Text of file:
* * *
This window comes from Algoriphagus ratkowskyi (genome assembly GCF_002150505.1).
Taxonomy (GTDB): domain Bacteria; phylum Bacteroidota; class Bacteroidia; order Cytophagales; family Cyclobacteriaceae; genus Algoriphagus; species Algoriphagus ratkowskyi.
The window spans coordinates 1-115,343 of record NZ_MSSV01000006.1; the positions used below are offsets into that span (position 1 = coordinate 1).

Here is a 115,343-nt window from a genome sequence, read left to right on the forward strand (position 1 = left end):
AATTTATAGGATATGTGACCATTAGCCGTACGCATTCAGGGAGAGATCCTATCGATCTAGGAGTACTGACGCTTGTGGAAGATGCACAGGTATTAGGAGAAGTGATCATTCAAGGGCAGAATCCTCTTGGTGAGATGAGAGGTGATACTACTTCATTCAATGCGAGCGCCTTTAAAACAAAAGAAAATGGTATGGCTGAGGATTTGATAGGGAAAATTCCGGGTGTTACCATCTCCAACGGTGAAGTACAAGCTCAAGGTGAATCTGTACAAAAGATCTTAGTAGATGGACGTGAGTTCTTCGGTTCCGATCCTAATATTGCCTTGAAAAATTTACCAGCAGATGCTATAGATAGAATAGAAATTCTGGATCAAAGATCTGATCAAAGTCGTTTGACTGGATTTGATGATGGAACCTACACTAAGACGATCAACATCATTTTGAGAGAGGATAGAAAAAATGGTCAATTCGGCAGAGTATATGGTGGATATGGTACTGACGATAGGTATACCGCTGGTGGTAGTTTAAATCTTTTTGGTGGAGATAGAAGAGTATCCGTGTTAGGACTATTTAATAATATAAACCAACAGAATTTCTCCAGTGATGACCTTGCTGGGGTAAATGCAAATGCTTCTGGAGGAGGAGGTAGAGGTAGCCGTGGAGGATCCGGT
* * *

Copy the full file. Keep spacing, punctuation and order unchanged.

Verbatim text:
This window comes from Algoriphagus ratkowskyi (genome assembly GCF_002150505.1).
Taxonomy (GTDB): domain Bacteria; phylum Bacteroidota; class Bacteroidia; order Cytophagales; family Cyclobacteriaceae; genus Algoriphagus; species Algoriphagus ratkowskyi.
The window spans coordinates 1-115,343 of record NZ_MSSV01000006.1; the positions used below are offsets into that span (position 1 = coordinate 1).

Here is a 115,343-nt window from a genome sequence, read left to right on the forward strand (position 1 = left end):
AATTTATAGGATATGTGACCATTAGCCGTACGCATTCAGGGAGAGATCCTATCGATCTAGGAGTACTGACGCTTGTGGAAGATGCACAGGTATTAGGAGAAGTGATCATTCAAGGGCAGAATCCTCTTGGTGAGATGAGAGGTGATACTACTTCATTCAATGCGAGCGCCTTTAAAACAAAAGAAAATGGTATGGCTGAGGATTTGATAGGGAAAATTCCGGGTGTTACCATCTCCAACGGTGAAGTACAAGCTCAAGGTGAATCTGTACAAAAGATCTTAGTAGATGGACGTGAGTTCTTCGGTTCCGATCCTAATATTGCCTTGAAAAATTTACCAGCAGATGCTATAGATAGAATAGAAATTCTGGATCAAAGATCTGATCAAAGTCGTTTGACTGGATTTGATGATGGAACCTACACTAAGACGATCAACATCATTTTGAGAGAGGATAGAAAAAATGGTCAATTCGGCAGAGTATATGGTGGATATGGTACTGACGATAGGTATACCGCTGGTGGTAGTTTAAATCTTTTTGGTGGAGATAGAAGAGTATCCGTGTTAGGACTATTTAATAATATAAACCAACAGAATTTCTCCAGTGATGACCTTGCTGGGGTAAATGCAAATGCTTCTGGAGGAGGAGGTAGAGGTAGCCGTGGAGGATCCGGT